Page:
Were DeVotchKa born a river, instead of an orchestral indie rock band, it would be a wide, wild tributary that led to Virginia Woolf’s lighthouse. Perhaps, Woolf would have written about gazing on them, “She had known happiness, exquisite happiness, intense happiness, and it silvered the rough waves a little more brightly, as daylight faded, and the blue went out of the sea and it rolled in waves of pure lemon which curved and swelled and broke upon the beach and the ecstasy burst in her eyes and waves of pure delight raced over the floor of her mind and she felt, It is enough! It is enough!”
Because when you listen to DeVotchKa, it is enough. Life is enough. The elegance of each day overpowers the weight of one’s heart through lush, sonic satisfaction.
It’s been six years since DeVotchKa’s last album, “100 Lovers.” The band didn’t bust-up, they just slowed their production as lead singer and head composer Nick Urata began scoring movies like “Little Miss Sunshine” and “Paddington.”
DGO spoke with Nick Urata about the art of the movie score and the new DeVotchKa album.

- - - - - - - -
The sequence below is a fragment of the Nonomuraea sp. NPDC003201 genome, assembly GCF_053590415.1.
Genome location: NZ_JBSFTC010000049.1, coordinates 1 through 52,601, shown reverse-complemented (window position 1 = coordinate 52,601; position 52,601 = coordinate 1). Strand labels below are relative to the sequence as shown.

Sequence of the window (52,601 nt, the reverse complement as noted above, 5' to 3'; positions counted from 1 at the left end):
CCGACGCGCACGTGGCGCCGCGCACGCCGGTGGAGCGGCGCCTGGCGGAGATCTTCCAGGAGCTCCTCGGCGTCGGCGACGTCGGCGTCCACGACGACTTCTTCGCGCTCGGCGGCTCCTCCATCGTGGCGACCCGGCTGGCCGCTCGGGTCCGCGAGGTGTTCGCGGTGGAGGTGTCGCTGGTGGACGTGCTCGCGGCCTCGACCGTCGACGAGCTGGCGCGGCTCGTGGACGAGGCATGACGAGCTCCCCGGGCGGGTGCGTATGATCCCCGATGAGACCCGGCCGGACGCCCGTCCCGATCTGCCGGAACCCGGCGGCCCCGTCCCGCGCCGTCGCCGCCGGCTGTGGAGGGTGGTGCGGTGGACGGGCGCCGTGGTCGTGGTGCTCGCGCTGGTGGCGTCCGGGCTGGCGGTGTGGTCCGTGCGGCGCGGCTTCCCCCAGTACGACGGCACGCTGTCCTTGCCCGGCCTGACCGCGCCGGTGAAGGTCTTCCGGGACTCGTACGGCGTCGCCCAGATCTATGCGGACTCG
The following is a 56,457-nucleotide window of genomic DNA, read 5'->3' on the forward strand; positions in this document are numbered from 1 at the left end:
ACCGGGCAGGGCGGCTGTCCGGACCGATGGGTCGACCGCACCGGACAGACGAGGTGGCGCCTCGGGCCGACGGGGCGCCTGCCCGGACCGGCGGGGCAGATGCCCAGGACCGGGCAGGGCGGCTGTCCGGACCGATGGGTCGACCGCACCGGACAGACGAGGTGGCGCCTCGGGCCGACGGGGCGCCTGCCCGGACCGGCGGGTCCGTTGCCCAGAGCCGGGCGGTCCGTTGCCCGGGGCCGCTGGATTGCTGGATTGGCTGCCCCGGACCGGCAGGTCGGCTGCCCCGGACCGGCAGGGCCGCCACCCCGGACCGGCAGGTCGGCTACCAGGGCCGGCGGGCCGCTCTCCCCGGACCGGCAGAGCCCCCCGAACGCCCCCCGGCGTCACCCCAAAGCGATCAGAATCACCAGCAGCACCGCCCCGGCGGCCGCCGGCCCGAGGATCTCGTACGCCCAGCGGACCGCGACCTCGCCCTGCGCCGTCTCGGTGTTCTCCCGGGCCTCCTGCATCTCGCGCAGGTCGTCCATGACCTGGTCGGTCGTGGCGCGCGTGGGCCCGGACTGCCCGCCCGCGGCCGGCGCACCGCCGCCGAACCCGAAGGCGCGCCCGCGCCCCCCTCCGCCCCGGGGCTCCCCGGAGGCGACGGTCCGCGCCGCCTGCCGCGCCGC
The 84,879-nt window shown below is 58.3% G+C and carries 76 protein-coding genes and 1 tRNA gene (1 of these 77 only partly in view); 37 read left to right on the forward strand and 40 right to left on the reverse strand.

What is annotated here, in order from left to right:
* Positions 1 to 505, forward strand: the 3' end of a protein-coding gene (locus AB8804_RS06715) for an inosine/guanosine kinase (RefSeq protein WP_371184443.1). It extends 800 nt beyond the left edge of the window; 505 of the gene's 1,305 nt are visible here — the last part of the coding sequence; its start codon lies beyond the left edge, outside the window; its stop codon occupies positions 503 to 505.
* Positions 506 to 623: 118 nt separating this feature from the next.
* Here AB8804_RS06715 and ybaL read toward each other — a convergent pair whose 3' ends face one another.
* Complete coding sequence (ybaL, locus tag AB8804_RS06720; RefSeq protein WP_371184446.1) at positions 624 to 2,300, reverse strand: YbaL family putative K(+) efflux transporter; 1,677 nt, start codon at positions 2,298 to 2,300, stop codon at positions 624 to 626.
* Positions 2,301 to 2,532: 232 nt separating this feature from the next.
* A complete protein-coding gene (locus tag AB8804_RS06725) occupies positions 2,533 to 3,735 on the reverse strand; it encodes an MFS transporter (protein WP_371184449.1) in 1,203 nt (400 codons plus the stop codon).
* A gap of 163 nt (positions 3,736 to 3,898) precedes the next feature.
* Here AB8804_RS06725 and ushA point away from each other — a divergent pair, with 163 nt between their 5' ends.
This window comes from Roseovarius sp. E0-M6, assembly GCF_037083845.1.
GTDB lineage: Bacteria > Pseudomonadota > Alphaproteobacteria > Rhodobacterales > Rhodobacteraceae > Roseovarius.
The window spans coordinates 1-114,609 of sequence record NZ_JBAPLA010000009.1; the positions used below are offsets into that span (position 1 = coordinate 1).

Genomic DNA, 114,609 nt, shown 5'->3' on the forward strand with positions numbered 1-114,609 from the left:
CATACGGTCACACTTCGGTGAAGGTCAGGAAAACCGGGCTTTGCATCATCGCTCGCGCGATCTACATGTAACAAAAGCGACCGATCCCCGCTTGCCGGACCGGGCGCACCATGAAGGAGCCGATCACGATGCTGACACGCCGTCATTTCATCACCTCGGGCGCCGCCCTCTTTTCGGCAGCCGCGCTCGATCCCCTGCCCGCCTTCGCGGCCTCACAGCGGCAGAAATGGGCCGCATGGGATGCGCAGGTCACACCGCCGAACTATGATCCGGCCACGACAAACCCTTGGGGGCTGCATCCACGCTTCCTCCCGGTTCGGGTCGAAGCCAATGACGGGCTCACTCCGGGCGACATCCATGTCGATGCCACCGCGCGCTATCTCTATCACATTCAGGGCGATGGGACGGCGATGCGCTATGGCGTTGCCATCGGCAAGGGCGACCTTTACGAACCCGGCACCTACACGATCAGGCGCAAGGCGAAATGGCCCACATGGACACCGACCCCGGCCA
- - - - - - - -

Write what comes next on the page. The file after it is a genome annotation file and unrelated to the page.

Is there an all-time favorite movie you’d love to score? Similar to how Philip Glass and Kronos Quartet scored the 1931 “Dracula?” We actually just did! We were contacted by the San Francisco Film Festival to put together something like that and we did a score for the film “Man with a Movie Camera.” That was sort of a dream come true.
Another band called Mercury Rev had done [the 1932 horror classic] “Vampyr” last year. They are pretty amazing.
It was a rare opportunity because they gave us carte blanche to do whatever we wanted and (“Man with a Movie Camera”) was always in the back of my mind as, “Wow, wouldn’t it be cool to do a score to that?”
Do you know the movie at all?
It’s beautiful. It fits in to your other work in the sense that there is something uplifting to it but also melancholy. It was such an amazing opportunity to add music and perform live at the Castro Theatre. The thing about it is that everybody on the screen is most likely dead now, even the children, and it seems like it could have been filmed yesterday. It was an extraordinary experience that amplified the connection we all take for granted.